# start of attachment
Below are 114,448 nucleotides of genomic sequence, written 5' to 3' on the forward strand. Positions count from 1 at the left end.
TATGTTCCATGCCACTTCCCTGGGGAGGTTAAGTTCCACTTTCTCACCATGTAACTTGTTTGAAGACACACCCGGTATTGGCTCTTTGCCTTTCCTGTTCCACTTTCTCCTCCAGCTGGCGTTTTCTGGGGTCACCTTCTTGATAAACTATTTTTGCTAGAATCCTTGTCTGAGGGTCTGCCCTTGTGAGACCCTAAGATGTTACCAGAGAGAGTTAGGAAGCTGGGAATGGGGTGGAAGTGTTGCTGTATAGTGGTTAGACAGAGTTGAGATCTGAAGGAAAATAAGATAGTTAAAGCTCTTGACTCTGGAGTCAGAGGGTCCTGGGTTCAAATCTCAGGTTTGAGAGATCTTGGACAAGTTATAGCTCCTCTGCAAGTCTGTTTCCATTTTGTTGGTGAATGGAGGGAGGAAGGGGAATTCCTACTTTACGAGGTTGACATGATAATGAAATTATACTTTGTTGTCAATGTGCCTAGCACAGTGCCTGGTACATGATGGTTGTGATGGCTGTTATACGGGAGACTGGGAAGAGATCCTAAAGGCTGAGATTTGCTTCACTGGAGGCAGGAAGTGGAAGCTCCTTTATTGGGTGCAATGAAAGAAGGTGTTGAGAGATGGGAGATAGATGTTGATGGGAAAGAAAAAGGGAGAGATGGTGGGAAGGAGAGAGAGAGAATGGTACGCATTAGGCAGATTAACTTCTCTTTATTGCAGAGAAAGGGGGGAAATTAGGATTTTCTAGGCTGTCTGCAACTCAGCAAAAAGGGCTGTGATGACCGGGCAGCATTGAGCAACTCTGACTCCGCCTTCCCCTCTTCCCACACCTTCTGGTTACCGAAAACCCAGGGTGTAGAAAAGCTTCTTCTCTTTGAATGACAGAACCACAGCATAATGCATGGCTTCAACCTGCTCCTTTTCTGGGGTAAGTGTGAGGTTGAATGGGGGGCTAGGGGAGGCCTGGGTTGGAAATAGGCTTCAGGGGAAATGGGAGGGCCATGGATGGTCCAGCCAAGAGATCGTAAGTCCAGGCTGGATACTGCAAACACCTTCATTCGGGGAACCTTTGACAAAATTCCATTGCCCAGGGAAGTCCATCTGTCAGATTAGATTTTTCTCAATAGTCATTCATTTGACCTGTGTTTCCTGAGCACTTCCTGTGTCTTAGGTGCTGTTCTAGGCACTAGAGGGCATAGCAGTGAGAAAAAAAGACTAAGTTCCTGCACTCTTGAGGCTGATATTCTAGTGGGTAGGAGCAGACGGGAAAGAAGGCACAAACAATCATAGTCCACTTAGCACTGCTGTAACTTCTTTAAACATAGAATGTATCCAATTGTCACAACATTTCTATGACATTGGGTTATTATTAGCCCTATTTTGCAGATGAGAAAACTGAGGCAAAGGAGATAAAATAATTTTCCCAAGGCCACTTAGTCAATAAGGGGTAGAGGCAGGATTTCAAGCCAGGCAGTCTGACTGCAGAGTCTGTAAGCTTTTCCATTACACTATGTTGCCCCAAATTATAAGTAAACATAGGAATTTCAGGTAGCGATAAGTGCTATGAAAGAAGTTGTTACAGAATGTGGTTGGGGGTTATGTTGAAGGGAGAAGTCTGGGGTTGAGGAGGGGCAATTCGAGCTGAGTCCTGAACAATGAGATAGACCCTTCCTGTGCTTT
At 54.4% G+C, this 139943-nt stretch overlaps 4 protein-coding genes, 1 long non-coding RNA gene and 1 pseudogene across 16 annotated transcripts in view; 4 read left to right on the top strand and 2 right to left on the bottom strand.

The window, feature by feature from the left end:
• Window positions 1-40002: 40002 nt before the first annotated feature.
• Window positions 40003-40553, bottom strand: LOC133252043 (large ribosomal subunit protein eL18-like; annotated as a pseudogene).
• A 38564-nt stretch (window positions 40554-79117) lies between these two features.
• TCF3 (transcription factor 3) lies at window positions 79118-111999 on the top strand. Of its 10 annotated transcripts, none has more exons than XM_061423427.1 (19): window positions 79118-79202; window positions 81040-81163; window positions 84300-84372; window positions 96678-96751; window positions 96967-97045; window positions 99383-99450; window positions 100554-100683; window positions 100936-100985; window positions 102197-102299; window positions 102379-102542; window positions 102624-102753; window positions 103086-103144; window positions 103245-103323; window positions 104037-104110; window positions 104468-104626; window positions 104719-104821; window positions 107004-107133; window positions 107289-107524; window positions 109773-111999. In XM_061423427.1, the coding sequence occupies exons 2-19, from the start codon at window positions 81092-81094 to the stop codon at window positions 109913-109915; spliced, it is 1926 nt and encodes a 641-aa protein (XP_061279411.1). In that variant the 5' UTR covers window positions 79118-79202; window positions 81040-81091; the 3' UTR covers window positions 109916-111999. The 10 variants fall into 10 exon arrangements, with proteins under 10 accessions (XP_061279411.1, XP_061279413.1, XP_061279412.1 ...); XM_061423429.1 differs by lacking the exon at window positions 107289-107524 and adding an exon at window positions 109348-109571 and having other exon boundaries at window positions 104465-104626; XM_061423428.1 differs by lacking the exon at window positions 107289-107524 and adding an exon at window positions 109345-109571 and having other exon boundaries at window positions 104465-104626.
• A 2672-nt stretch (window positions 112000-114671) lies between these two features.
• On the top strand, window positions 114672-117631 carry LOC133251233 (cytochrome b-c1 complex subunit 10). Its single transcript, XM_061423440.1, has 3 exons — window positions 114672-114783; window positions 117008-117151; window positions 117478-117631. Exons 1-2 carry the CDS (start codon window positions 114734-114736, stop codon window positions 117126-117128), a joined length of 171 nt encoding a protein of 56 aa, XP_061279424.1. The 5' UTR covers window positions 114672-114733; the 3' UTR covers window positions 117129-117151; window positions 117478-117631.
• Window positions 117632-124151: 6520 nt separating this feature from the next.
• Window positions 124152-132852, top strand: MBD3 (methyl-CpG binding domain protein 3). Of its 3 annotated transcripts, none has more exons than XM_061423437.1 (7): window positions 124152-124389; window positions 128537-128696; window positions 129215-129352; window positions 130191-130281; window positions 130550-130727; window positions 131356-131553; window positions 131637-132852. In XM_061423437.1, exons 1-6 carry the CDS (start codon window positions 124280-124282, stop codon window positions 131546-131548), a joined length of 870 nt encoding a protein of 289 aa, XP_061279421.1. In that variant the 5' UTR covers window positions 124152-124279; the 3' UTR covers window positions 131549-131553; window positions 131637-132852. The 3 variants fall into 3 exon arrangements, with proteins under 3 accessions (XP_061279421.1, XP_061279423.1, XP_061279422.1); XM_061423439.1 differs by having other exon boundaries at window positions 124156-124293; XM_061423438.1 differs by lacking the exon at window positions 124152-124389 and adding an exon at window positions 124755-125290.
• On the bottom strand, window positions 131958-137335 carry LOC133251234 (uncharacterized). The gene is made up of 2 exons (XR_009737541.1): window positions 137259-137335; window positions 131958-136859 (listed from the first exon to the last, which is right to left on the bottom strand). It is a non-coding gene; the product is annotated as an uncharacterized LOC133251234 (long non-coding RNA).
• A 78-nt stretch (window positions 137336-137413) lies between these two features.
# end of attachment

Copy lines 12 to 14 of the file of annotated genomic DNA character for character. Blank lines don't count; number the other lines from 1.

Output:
• Window positions 124152-132852, top strand: MBD3 (methyl-CpG binding domain protein 3). Of its 3 annotated transcripts, none has more exons than XM_061423437.1 (7): window positions 124152-124389; window positions 128537-128696; window positions 129215-129352; window positions 130191-130281; window positions 130550-130727; window positions 131356-131553; window positions 131637-132852. In XM_061423437.1, exons 1-6 carry the CDS (start codon window positions 124280-124282, stop codon window positions 131546-131548), a joined length of 870 nt encoding a protein of 289 aa, XP_061279421.1. In that variant the 5' UTR covers window positions 124152-124279; the 3' UTR covers window positions 131549-131553; window positions 131637-132852. The 3 variants fall into 3 exon arrangements, with proteins under 3 accessions (XP_061279421.1, XP_061279423.1, XP_061279422.1); XM_061423439.1 differs by having other exon boundaries at window positions 124156-124293; XM_061423438.1 differs by lacking the exon at window positions 124152-124389 and adding an exon at window positions 124755-125290.
• On the bottom strand, window positions 131958-137335 carry LOC133251234 (uncharacterized). The gene is made up of 2 exons (XR_009737541.1): window positions 137259-137335; window positions 131958-136859 (listed from the first exon to the last, which is right to left on the bottom strand). It is a non-coding gene; the product is annotated as an uncharacterized LOC133251234 (long non-coding RNA).
• A 78-nt stretch (window positions 137336-137413) lies between these two features.